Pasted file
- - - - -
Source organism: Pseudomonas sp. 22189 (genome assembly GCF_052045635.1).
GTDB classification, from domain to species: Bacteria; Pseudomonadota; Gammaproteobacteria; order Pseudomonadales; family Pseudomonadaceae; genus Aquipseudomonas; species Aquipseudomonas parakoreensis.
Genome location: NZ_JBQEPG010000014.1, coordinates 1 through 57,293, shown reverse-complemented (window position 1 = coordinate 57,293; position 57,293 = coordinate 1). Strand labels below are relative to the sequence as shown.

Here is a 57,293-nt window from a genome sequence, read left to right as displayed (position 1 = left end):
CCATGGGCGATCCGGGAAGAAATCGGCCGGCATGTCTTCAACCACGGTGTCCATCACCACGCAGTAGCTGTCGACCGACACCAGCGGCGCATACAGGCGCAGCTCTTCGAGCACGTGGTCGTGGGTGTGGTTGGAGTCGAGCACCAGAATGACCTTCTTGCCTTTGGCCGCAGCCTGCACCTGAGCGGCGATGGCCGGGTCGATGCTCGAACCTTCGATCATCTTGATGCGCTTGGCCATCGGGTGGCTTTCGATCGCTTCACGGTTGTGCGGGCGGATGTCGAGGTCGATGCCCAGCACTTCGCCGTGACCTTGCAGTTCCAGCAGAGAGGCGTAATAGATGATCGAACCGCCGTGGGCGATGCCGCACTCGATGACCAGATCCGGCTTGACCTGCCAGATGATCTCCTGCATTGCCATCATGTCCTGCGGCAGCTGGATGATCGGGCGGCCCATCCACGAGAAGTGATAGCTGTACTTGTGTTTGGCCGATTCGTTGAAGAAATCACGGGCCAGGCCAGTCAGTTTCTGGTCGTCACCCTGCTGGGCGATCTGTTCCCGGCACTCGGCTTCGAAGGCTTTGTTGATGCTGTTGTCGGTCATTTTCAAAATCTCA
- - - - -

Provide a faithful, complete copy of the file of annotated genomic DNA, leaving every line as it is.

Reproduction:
Source organism: Pseudomonas sp. 22189 (genome assembly GCF_052045635.1).
GTDB classification, from domain to species: Bacteria; Pseudomonadota; Gammaproteobacteria; order Pseudomonadales; family Pseudomonadaceae; genus Aquipseudomonas; species Aquipseudomonas parakoreensis.
Genome location: NZ_JBQEPG010000014.1, coordinates 1 through 57,293, shown reverse-complemented (window position 1 = coordinate 57,293; position 57,293 = coordinate 1). Strand labels below are relative to the sequence as shown.

Here is a 57,293-nt window from a genome sequence, read left to right as displayed (position 1 = left end):
CCATGGGCGATCCGGGAAGAAATCGGCCGGCATGTCTTCAACCACGGTGTCCATCACCACGCAGTAGCTGTCGACCGACACCAGCGGCGCATACAGGCGCAGCTCTTCGAGCACGTGGTCGTGGGTGTGGTTGGAGTCGAGCACCAGAATGACCTTCTTGCCTTTGGCCGCAGCCTGCACCTGAGCGGCGATGGCCGGGTCGATGCTCGAACCTTCGATCATCTTGATGCGCTTGGCCATCGGGTGGCTTTCGATCGCTTCACGGTTGTGCGGGCGGATGTCGAGGTCGATGCCCAGCACTTCGCCGTGACCTTGCAGTTCCAGCAGAGAGGCGTAATAGATGATCGAACCGCCGTGGGCGATGCCGCACTCGATGACCAGATCCGGCTTGACCTGCCAGATGATCTCCTGCATTGCCATCATGTCCTGCGGCAGCTGGATGATCGGGCGGCCCATCCACGAGAAGTGATAGCTGTACTTGTGTTTGGCCGATTCGTTGAAGAAATCACGGGCCAGGCCAGTCAGTTTCTGGTCGTCACCCTGCTGGGCGATCTGTTCCCGGCACTCGGCTTCGAAGGCTTTGTTGATGCTGTTGTCGGTCATTTTCAAAATCTCA